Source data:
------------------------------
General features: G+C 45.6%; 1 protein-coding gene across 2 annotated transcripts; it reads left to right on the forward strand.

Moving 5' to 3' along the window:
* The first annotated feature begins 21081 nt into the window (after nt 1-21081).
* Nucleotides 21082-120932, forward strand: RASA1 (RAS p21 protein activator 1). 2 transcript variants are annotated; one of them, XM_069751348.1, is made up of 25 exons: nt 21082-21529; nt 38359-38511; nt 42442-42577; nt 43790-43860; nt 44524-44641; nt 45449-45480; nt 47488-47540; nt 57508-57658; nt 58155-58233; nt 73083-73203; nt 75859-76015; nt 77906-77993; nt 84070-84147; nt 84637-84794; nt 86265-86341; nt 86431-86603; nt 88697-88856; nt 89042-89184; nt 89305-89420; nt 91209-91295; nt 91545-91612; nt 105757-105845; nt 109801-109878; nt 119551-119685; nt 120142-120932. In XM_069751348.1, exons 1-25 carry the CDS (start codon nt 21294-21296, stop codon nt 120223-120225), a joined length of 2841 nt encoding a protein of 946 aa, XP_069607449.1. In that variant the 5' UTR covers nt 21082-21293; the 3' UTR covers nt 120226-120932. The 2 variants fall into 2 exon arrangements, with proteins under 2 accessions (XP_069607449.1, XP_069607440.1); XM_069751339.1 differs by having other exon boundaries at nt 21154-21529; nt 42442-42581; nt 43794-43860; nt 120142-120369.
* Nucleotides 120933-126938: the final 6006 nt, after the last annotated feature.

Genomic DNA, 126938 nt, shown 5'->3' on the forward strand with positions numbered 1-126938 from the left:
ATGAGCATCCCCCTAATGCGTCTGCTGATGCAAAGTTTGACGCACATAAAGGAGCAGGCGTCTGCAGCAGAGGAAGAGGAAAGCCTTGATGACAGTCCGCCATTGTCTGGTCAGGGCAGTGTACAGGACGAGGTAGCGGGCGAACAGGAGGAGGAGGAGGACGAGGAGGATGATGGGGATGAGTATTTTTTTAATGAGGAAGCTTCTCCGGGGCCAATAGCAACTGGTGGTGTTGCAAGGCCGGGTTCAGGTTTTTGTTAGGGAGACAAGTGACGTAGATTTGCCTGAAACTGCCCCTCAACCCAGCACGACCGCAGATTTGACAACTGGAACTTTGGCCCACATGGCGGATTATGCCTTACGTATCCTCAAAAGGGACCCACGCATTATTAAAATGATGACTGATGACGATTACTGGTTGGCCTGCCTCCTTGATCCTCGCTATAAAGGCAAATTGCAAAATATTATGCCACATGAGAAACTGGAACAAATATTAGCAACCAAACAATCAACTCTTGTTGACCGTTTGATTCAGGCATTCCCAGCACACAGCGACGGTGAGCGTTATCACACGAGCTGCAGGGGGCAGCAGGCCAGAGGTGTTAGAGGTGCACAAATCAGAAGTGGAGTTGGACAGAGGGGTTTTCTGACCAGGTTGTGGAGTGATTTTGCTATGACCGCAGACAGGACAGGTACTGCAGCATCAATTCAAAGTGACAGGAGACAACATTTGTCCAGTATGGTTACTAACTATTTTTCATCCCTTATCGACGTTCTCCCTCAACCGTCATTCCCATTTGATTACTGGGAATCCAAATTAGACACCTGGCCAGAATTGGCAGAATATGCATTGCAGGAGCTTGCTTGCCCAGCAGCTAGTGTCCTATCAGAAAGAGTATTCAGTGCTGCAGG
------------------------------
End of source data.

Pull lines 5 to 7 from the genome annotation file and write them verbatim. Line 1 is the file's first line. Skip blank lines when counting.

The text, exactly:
* Nucleotides 120933-126938: the final 6006 nt, after the last annotated feature.

Genomic DNA, 126938 nt, shown 5'->3' on the forward strand with positions numbered 1-126938 from the left:
ATGAGCATCCCCCTAATGCGTCTGCTGATGCAAAGTTTGACGCACATAAAGGAGCAGGCGTCTGCAGCAGAGGAAGAGGAAAGCCTTGATGACAGTCCGCCATTGTCTGGTCAGGGCAGTGTACAGGACGAGGTAGCGGGCGAACAGGAGGAGGAGGAGGACGAGGAGGATGATGGGGATGAGTATTTTTTTAATGAGGAAGCTTCTCCGGGGCCAATAGCAACTGGTGGTGTTGCAAGGCCGGGTTCAGGTTTTTGTTAGGGAGACAAGTGACGTAGATTTGCCTGAAACTGCCCCTCAACCCAGCACGACCGCAGATTTGACAACTGGAACTTTGGCCCACATGGCGGATTATGCCTTACGTATCCTCAAAAGGGACCCACGCATTATTAAAATGATGACTGATGACGATTACTGGTTGGCCTGCCTCCTTGATCCTCGCTATAAAGGCAAATTGCAAAATATTATGCCACATGAGAAACTGGAACAAATATTAGCAACCAAACAATCAACTCTTGTTGACCGTTTGATTCAGGCATTCCCAGCACACAGCGACGGTGAGCGTTATCACACGAGCTGCAGGGGGCAGCAGGCCAGAGGTGTTAGAGGTGCACAAATCAGAAGTGGAGTTGGACAGAGGGGTTTTCTGACCAGGTTGTGGAGTGATTTTGCTATGACCGCAGACAGGACAGGTACTGCAGCATCAATTCAAAGTGACAGGAGACAACATTTGTCCAGTATGGTTACTAACTATTTTTCATCCCTTATCGACGTTCTCCCTCAACCGTCATTCCCATTTGATTACTGGGAATCCAAATTAGACACCTGGCCAGAATTGGCAGAATATGCATTGCAGGAGCTTGCTTGCCCAGCAGCTAGTGTCCTATCAGAAAGAGTATTCAGTGCTGCAGG